- See Table N-1 to review the permitted area of use for each designation, of which may contain one or more of these substances.
- High lift rider trucks must have an overhead guard designed in compliance with the American National Standard for Powered Industrial Trucks, Part II, ANSI B56.1-1969.
- If the load presents a hazard, the truck shall be fitted with a vertical load backrest extension.
Fuel Handling and Storage
- Gasoline and diesel fuel, and liquefied petroleum gas must be stored and handled in compliance with NFPA Flammable and Combustible Liquids Code.
Changing and Charging Storage Batteries
- Battery charging stations should be placed in areas designed for that specific purpose.
- Facilities should be given tools for flushing and neutralizing spilled electrolyte, for fire protection, for protection of battery chargers from damage, and adequate ventilation of fumes from gassing batteries.
- A conveyor or overhead hoist must be used for handling batteries.
- Reinstalled batteries must be properly positioned and secured in a truck.
- Trucks must be positioned and braked to change or charge the battery.
- Battery vent caps must be functioning.
- Smoking is not allowed in the battery charging area.
Lighting in Operating Areas
- Auxiliary lighting should be used where general lighting is less than 2 lumens per square foot.
Control of Noxious Gases and Fumes
- Levels of carbon monoxide gas from powered industrial trucks must not exceed levels specified in section 1910.1000.
- Each powered industrial truck operator must be competent to operate the truck safely following completion of training and evaluation.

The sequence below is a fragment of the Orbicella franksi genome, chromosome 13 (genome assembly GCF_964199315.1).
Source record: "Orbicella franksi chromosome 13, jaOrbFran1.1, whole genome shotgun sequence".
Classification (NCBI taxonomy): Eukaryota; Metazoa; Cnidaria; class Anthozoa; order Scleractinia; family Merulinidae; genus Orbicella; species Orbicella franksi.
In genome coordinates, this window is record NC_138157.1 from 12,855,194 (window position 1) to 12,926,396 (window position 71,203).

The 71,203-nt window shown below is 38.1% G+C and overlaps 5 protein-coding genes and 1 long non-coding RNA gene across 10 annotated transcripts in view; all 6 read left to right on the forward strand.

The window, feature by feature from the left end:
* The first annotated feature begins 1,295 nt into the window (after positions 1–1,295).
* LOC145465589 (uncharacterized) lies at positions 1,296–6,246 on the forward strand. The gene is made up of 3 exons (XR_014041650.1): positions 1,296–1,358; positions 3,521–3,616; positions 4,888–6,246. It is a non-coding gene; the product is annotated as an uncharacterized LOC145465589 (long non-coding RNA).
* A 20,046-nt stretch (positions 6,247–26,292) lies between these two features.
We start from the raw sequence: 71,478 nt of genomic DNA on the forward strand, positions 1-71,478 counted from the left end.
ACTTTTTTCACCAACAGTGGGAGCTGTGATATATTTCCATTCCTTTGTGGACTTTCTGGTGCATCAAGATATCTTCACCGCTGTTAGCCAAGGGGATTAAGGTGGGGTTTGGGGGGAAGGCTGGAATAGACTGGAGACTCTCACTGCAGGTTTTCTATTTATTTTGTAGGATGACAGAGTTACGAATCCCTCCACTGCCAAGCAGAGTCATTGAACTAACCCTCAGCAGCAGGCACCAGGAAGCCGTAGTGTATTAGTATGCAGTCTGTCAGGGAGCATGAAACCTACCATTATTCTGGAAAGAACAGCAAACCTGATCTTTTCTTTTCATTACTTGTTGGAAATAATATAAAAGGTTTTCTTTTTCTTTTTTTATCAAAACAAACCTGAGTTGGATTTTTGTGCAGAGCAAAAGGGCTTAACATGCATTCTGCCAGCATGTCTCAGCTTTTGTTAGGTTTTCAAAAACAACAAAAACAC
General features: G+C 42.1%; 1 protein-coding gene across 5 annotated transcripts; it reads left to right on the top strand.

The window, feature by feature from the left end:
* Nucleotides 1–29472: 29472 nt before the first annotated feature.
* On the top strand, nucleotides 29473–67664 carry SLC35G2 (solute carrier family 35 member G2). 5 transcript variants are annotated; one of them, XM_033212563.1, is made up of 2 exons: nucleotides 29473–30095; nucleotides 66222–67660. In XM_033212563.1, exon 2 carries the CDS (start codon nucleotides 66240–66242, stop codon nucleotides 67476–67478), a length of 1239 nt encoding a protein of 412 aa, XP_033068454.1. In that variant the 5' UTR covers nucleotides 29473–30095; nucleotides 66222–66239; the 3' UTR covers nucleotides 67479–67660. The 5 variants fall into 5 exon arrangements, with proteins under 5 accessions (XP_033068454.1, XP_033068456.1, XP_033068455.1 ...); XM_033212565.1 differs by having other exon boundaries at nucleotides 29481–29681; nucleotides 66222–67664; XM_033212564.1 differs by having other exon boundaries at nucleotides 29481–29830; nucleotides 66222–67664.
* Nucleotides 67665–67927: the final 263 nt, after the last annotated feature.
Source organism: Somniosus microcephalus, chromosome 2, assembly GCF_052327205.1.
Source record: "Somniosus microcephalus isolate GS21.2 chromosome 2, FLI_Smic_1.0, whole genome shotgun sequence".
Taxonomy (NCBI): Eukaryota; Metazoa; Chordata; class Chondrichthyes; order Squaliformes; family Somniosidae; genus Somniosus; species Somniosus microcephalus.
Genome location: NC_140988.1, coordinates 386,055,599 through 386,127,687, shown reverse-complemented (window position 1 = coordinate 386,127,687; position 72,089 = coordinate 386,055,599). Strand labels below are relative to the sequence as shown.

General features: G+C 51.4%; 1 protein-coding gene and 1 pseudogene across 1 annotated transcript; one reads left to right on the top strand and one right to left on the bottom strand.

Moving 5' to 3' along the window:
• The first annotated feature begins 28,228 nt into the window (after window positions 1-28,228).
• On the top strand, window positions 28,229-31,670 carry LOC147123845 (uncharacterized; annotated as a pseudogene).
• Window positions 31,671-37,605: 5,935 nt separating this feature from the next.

- Trainees can only operate a truck under direct supervision of experienced operators, and where training does not endanger other employees.
- Training should consist of formal instruction, practical assessment, and evaluation of the trainee’s performance.
- Training shall consist of truck-related topics and workplace-related topics.
- Refresher training is required every three years, or sooner, if the operator is involved in an accident or operating in an unsafe manner, the operator is assigned a different type of truck, or the condition of the workplace changes.
- Each passing trainee shall receive a certificate proving they have been trained and evaluated to operate powered industrial trucks.
- Powered industrial trucks must not be driven up to a person standing or sitting on a fixed object.
- Unauthorized personnel cannot ride on powered industrial trucks.
- No one must stand or pass under the elevated portion of any truck, loaded or empty.
- All traffic regulations must be observed with a safe distance between trucks.
- Grades must be ascended or descended slowly.
- The truck must be operated at a speed that allows a safe stop.
- Stunt driving is not allowed.
- Only stable or safely arranged loads with the rated capacity can be handled.
Operation of the Truck
- If a powered industrial truck is in need of repair or is defective in any way, it must be taken out of service until repairs have been made.
- Fuel tanks must not be filled while the truck is running.
The additional regulation not included in this guide is Maintenance of Industrial Trucks.
For the complete listing of all powered industrial truck regulations, go to the 29 CFR standards page on the OSHA website.